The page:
SANTA ANA, Calif. — Gary Lawrence remembers many times when he was a moderator for focus groups in the South and had to bite his tongue. The topic was The Church of Jesus Christ of Latter-day Saints — and the groups never knew he was a Mormon. "I've done a ton of focus groups for the LDS Church over the years," Lawrence said. "I've heard things that the average Mormon will never hear from somebody who knows he is a Mormon. I get the unvarnished perception of us out there."
Over a 40-year career, the professional pollster Lawrence heard many of these perceptions. Now, he's written a book about it. "It is just unbelievable what some people believe about Mormons," he said. "And these are not ignorant people. I'm thinking of a group in South Carolina, for example. They were intelligent and well-dressed and well-spoken. And then the words would come out of their mouth. And I would think, 'Are we talking about the same religion?' "
These days, a lot of people are talking about the Mormon religion. Take Bill Keller, the colorful Internet minister who once declared, "If you vote for Mitt Romney, you are voting for Satan!" Keller is sending out an email today to his 2.4 million subscribers describing conservative media personality Glenn Beck, a Mormon, as a "false Messiah." Keller also calls the LDS Church a satanic cult and claims founding prophet Joseph Smith was a murderer. Comedian and atheist Bill Maher told MSNBC last week that Mormonism is more like Islam than Christianity and that Mormons put Joseph Smith above Jesus Christ. And people watching "The Book of Mormon Musical" on Broadway may wonder if Mormons really believe what the actors portraying missionaries are singing.
"All of this is coming to the point where people are saying, 'Where did all this come from? How come I am hearing so much about Mormons lately?' " Lawrence said.
To help answer people's questions and correct misconceptions, Lawrence wrote "Mormons Believe … What?! Fact and Fiction About a Rising Religion," available in bookstores Sept. 20.
Lawrence doesn't back away from critical comments that show up not just in focus groups, but on television news programs, pulpits, political campaigns and around the water cooler:
Mormons aren't Christians.
Mormons don't believe the Bible.
Mormons believe Jesus and Satan are brothers.
Mormons wear magical underwear.
Mormons practice polygamy.
Lawrence said these are not the types of misconceptions that lead to violence like the LDS Church saw in the 1800s. These are various forms of verbal attacks, parodies, mocking and ridicule. And, in a way, he loves it. "I say, have at it, that's wonderful," Lawrence said.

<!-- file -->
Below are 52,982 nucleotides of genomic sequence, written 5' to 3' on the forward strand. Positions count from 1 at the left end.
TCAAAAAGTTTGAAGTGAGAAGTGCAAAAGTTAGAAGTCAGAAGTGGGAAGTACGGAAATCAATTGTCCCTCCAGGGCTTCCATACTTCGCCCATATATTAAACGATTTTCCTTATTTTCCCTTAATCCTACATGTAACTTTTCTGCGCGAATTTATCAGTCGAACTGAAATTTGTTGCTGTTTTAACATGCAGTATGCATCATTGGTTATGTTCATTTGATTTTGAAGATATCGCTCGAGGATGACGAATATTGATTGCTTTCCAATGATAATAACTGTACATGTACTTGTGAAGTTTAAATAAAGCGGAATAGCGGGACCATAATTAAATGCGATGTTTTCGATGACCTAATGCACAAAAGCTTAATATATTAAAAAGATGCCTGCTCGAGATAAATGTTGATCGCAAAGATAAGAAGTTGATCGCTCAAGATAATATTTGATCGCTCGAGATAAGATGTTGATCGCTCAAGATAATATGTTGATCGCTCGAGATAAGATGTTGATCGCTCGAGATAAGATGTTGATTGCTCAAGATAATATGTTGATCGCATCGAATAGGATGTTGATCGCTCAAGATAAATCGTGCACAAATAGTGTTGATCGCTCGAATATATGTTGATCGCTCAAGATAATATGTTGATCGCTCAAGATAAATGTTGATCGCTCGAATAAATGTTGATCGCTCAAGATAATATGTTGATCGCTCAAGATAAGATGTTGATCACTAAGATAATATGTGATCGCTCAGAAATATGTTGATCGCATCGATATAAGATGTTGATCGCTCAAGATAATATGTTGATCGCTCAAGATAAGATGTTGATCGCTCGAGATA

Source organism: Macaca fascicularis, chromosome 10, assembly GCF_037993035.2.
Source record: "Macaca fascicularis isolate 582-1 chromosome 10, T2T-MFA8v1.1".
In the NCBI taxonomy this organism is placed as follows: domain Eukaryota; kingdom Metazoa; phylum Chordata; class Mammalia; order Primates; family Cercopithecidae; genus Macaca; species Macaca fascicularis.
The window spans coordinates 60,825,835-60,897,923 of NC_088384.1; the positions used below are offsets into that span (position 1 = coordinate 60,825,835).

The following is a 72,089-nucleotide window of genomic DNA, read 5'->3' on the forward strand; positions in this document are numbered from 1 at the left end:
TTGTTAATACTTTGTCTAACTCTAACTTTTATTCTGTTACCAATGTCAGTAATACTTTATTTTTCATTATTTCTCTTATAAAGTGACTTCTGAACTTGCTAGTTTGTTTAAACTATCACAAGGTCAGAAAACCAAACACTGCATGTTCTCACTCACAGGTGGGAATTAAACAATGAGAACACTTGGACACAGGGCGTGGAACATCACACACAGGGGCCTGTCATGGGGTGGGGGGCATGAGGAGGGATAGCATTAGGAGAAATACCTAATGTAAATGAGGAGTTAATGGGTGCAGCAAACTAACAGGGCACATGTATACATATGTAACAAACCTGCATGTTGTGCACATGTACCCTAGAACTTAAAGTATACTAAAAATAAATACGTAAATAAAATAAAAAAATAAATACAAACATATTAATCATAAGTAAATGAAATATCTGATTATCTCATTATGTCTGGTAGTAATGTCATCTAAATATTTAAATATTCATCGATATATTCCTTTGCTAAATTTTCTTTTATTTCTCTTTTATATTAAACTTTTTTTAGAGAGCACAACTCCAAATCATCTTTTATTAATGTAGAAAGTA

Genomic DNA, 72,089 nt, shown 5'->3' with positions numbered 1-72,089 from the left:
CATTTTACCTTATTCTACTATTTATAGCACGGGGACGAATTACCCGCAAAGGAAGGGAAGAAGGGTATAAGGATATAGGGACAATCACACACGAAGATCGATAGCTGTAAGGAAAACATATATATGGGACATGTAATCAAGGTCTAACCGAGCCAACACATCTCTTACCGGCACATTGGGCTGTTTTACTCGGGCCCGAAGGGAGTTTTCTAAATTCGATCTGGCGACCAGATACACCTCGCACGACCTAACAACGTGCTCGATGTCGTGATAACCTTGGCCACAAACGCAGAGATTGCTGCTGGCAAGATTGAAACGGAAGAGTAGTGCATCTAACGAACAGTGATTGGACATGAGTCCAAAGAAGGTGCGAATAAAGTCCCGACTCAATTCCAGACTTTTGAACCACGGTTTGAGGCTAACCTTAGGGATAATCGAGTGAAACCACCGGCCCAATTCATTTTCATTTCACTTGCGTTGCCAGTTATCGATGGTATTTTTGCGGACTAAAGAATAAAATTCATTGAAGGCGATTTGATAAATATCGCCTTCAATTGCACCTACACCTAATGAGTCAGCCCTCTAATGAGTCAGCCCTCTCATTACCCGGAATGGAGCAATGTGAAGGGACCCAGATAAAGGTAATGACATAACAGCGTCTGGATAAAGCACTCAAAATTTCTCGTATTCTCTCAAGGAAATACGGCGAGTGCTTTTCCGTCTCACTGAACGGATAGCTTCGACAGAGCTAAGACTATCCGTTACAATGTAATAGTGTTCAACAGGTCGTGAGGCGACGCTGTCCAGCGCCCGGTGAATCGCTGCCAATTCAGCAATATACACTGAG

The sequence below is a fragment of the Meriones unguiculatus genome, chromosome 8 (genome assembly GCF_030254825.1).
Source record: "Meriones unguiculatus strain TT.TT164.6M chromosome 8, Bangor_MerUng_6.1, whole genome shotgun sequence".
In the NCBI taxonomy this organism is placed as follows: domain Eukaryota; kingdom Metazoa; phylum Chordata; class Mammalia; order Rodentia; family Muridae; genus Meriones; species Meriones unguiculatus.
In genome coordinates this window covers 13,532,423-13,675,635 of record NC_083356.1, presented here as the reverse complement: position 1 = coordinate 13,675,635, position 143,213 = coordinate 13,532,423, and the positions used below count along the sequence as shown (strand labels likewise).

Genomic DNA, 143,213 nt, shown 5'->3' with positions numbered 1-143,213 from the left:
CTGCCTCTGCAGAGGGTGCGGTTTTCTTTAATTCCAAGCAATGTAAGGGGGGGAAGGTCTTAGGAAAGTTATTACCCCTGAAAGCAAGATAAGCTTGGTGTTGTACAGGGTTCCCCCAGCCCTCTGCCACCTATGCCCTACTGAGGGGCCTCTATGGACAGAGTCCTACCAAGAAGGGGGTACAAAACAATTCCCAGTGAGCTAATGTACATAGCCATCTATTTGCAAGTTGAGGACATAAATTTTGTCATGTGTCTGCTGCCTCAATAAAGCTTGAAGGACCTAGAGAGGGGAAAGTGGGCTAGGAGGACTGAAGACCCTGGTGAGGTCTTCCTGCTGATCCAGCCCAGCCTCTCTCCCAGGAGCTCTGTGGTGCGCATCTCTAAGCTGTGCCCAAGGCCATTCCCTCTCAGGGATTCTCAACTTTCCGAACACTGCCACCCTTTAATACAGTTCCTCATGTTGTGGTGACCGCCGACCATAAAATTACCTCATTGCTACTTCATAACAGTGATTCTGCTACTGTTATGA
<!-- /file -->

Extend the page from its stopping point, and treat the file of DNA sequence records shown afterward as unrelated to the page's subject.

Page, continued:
"If civil disagreement gives rise to falsehoods, there should be a rebuttal," Lawrence said. "But the give and take and the parody and the satire — I think that helps the LDS Church. … Which is the greater hindrance: antagonism or apathy? I submit that it is apathy. The church has more to be concerned about with apathy."
Criticism also gives people a chance to teach, Lawrence said.
The biggest source of misunderstanding, Lawrence thinks, comes from what he calls faith-family confusion. "You ask an average person the difference between a Southern Baptist and an American Baptist, they won't know," Lawrence said. The same thing happens when an average person thinks about the difference between LDS and FLDS. Lawrence said they just think since they both believe in the Book of Mormon, they must be from the same faith family. "When they hear about a polygamous group in Vancouver, they think, 'Oh, those are the Mormons.' "
In a survey, Lawrence found that only 3 out of 10 people say Mormons are only members of The Church of Jesus Christ of Latter-day Saints and have nothing to do with polygamous groups. About 45 percent of people polled thought all believers in the Book of Mormon are called Mormons, while 25 percent had no opinion.
"So three-fourths of America still needs to be educated on that," Lawrence said. "The LDS Church needs to hammer away at this."
Lawrence hopes his book will help hammer at this as well.
"I've always maintained the easiest form of education is the correction of a distortion," Lawrence said. "That is my motivation, to correct the distortions that are out there and do it in a way the people don't feel like they are being propagandized or pressured or persuaded to join."
And Lawrence has his work cut out for him as curiosity about Mormons grows — for good and bad.
CNN's religion editor, Dan Gilgoff, said in a video titled "Explain it to me: Mormonism" that "there is this great curiosity about Mormonism." The LDS Church public affairs blog called Gilgoff's video "informative."
Newsweek had a cover article on "The Mormon Moment: How the Outsider Faith Creates Winners."
Memphis Fox News' Ben Ferguson mocked Mormons on a televised report in June.
The Tampa Tribune summed up the interest: "Without question, the LDS church is the religious denomination du jour."
An apt description, according to Lawrence's book.
"Sometimes," Lawrence writes, "it seems that the only way certain Christian groups will accept us Mormons at the table is if we're on the menu."